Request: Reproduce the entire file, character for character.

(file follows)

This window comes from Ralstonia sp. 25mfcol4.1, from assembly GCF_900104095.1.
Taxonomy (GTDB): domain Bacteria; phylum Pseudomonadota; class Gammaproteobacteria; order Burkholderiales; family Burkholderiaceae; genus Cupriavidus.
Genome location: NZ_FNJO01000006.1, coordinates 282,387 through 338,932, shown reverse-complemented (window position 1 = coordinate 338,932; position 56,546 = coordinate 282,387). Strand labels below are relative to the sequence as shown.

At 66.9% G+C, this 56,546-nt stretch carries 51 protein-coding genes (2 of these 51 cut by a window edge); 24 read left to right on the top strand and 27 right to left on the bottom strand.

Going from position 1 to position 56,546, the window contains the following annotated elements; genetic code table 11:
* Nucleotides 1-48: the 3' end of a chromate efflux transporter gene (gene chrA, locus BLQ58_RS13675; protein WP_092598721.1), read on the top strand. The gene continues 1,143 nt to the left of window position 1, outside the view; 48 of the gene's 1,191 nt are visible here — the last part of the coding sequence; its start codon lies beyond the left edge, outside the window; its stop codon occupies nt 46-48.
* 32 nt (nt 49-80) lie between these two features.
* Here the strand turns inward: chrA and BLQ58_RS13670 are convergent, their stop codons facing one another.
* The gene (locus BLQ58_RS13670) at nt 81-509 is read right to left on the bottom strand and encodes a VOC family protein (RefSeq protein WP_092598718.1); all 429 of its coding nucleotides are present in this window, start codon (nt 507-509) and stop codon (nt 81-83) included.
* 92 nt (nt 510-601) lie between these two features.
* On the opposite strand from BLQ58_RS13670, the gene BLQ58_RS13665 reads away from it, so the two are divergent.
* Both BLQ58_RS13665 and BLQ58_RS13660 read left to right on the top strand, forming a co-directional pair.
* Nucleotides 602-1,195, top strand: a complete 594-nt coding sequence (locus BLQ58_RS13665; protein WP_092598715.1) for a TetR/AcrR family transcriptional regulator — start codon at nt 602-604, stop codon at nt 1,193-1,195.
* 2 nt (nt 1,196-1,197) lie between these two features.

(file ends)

This window comes from Ralstonia sp. 25mfcol4.1, from assembly GCF_900104095.1.
Taxonomy (GTDB): domain Bacteria; phylum Pseudomonadota; class Gammaproteobacteria; order Burkholderiales; family Burkholderiaceae; genus Cupriavidus.
Genome location: NZ_FNJO01000006.1, coordinates 282,387 through 338,932, shown reverse-complemented (window position 1 = coordinate 338,932; position 56,546 = coordinate 282,387). Strand labels below are relative to the sequence as shown.

At 66.9% G+C, this 56,546-nt stretch carries 51 protein-coding genes (2 of these 51 cut by a window edge); 24 read left to right on the top strand and 27 right to left on the bottom strand.

Going from position 1 to position 56,546, the window contains the following annotated elements; genetic code table 11:
* Nucleotides 1-48: the 3' end of a chromate efflux transporter gene (gene chrA, locus BLQ58_RS13675; protein WP_092598721.1), read on the top strand. The gene continues 1,143 nt to the left of window position 1, outside the view; 48 of the gene's 1,191 nt are visible here — the last part of the coding sequence; its start codon lies beyond the left edge, outside the window; its stop codon occupies nt 46-48.
* 32 nt (nt 49-80) lie between these two features.
* Here the strand turns inward: chrA and BLQ58_RS13670 are convergent, their stop codons facing one another.
* The gene (locus BLQ58_RS13670) at nt 81-509 is read right to left on the bottom strand and encodes a VOC family protein (RefSeq protein WP_092598718.1); all 429 of its coding nucleotides are present in this window, start codon (nt 507-509) and stop codon (nt 81-83) included.
* 92 nt (nt 510-601) lie between these two features.
* On the opposite strand from BLQ58_RS13670, the gene BLQ58_RS13665 reads away from it, so the two are divergent.
* Both BLQ58_RS13665 and BLQ58_RS13660 read left to right on the top strand, forming a co-directional pair.
* Nucleotides 602-1,195, top strand: a complete 594-nt coding sequence (locus BLQ58_RS13665; protein WP_092598715.1) for a TetR/AcrR family transcriptional regulator — start codon at nt 602-604, stop codon at nt 1,193-1,195.
* 2 nt (nt 1,196-1,197) lie between these two features.